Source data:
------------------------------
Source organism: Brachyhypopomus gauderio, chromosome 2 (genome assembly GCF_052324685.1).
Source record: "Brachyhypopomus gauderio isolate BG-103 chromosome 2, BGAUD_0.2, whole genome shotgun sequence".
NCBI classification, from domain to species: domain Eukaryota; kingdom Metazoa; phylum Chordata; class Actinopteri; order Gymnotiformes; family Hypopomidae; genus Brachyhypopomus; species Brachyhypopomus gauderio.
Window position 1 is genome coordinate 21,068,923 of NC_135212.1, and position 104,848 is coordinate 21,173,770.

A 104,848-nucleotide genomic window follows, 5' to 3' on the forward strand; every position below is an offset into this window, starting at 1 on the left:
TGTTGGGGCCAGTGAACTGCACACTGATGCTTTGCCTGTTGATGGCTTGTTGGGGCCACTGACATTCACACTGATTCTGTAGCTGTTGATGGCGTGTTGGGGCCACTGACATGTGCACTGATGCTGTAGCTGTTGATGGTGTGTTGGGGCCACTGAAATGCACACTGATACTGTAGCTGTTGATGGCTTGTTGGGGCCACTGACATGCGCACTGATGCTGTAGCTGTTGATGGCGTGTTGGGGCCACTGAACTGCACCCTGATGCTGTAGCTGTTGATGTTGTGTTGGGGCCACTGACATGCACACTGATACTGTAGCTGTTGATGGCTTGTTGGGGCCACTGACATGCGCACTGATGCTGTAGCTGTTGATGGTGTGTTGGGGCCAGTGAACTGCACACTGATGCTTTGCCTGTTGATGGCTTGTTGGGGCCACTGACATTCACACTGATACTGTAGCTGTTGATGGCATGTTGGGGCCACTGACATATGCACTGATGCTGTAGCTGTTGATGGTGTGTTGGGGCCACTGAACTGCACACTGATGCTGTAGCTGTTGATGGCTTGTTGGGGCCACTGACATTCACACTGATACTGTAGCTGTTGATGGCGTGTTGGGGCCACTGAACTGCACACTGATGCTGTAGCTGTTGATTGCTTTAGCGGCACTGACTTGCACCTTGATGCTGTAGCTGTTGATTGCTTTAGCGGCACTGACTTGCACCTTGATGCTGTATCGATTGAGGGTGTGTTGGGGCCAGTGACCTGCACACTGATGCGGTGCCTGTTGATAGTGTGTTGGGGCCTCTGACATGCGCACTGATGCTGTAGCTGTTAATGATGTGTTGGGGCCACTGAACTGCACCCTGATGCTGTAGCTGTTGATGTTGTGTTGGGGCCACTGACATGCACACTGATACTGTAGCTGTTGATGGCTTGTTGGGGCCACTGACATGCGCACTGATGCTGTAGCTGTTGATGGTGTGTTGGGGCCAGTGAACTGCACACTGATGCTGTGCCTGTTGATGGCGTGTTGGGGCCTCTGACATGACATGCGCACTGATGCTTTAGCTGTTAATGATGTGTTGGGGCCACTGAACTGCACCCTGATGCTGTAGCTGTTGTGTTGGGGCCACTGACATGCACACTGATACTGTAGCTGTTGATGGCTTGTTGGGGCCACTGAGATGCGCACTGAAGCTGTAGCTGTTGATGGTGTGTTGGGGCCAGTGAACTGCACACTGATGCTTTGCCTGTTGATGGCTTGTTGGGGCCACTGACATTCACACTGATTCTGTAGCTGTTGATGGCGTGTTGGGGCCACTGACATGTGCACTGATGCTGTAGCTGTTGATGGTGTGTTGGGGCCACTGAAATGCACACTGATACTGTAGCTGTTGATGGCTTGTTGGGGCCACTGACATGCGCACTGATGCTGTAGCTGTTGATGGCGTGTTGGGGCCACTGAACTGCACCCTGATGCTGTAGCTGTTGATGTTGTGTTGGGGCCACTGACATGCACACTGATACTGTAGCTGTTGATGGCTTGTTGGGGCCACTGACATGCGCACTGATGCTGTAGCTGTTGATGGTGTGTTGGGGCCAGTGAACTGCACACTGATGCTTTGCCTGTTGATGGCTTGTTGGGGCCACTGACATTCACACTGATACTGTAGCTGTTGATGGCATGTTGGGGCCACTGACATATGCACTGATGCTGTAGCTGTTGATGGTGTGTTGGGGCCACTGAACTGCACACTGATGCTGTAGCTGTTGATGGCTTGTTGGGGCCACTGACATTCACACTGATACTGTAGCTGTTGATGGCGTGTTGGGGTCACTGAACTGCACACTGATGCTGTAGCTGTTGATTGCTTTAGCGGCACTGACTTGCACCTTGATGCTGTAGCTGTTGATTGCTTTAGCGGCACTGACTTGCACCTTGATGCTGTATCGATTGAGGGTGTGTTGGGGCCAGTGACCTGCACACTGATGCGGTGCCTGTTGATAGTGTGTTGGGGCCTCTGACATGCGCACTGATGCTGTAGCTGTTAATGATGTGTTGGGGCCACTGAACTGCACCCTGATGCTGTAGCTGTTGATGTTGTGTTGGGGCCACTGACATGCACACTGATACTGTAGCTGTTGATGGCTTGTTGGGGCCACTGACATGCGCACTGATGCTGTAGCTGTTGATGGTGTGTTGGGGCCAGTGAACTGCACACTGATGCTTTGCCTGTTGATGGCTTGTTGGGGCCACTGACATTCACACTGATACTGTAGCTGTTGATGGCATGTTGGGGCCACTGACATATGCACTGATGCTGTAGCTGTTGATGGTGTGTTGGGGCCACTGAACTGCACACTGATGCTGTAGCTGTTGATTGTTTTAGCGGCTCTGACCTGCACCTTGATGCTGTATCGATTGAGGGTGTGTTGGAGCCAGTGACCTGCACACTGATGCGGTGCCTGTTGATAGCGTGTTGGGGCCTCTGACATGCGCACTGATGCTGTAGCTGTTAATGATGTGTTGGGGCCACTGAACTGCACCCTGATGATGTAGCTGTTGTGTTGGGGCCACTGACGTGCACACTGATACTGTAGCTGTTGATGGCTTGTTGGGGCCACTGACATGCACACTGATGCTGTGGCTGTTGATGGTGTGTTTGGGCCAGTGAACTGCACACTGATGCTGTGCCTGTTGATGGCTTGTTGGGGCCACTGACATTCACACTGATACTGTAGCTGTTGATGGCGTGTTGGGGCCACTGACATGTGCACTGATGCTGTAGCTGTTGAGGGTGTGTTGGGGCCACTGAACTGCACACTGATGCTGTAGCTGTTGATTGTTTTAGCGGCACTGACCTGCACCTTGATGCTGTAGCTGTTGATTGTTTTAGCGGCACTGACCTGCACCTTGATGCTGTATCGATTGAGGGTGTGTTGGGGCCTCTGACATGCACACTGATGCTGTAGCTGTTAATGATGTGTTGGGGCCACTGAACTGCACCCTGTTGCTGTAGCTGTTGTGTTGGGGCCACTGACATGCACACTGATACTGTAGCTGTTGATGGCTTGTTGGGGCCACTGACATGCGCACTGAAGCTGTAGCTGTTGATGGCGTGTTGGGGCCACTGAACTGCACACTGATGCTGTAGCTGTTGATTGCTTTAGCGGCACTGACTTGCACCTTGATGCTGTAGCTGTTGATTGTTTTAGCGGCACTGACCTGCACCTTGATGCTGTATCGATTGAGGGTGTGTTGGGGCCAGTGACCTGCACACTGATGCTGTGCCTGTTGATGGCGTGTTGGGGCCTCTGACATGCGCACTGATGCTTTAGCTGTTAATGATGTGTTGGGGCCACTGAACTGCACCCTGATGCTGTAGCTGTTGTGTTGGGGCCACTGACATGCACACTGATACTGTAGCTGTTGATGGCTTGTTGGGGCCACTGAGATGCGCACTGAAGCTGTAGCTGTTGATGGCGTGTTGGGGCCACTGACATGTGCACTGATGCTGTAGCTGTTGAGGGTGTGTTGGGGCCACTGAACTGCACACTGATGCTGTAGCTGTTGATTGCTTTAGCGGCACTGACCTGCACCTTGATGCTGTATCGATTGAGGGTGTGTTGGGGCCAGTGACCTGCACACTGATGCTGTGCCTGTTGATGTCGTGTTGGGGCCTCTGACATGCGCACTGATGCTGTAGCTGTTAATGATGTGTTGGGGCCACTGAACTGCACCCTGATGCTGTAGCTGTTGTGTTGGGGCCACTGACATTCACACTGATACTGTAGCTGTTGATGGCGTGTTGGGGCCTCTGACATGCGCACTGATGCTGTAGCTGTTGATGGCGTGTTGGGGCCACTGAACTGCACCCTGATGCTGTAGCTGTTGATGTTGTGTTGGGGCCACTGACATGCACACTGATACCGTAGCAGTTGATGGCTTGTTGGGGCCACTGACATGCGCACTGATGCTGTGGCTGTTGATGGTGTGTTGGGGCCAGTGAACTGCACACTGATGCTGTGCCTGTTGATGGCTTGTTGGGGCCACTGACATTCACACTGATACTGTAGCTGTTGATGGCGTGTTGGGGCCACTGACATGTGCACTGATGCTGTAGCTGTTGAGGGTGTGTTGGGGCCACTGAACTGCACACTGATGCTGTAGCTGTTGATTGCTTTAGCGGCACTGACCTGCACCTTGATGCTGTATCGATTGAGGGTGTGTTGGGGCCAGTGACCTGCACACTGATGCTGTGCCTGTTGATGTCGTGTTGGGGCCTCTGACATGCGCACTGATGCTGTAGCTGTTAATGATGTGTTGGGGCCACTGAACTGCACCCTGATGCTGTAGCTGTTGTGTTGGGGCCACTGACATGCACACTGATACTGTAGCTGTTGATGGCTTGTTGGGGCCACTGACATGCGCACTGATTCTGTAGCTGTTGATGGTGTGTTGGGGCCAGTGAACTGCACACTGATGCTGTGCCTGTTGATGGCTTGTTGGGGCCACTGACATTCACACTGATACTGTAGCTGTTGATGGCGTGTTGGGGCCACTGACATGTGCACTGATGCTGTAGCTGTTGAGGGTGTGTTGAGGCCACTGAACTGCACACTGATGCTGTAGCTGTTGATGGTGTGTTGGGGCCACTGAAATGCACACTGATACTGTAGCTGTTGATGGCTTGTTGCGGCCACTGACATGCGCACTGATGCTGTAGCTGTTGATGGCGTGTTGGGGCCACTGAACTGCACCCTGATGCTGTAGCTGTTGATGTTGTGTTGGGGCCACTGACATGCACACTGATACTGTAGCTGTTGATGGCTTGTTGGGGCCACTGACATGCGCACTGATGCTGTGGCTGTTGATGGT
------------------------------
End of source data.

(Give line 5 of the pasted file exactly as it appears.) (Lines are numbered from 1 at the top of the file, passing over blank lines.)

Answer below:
A 104,848-nucleotide genomic window follows, 5' to 3' on the forward strand; every position below is an offset into this window, starting at 1 on the left: